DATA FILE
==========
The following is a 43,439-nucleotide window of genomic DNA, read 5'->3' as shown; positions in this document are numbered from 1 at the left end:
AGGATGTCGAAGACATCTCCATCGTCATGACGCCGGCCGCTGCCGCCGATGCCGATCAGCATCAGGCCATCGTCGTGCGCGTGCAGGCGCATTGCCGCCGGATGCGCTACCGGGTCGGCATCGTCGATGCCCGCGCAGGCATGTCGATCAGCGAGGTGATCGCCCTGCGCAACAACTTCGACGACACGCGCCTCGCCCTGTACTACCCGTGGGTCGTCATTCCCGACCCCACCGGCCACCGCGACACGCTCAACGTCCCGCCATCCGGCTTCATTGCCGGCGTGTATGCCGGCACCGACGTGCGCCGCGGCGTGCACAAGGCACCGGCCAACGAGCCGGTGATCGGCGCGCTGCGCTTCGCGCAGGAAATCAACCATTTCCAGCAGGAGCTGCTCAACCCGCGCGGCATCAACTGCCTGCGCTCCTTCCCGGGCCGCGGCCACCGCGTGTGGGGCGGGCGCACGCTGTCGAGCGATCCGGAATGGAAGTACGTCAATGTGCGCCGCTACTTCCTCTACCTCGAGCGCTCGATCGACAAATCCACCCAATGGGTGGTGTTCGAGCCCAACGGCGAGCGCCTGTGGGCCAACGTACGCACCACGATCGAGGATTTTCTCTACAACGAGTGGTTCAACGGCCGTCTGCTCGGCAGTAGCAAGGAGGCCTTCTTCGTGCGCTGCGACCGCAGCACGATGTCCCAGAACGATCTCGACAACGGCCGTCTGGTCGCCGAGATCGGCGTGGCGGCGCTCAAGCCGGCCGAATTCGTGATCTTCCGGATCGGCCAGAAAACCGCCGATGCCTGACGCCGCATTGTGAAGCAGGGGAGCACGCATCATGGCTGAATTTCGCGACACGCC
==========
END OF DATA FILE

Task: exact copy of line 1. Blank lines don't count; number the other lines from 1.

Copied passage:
The following is a 43,439-nucleotide window of genomic DNA, read 5'->3' as shown; positions in this document are numbered from 1 at the left end: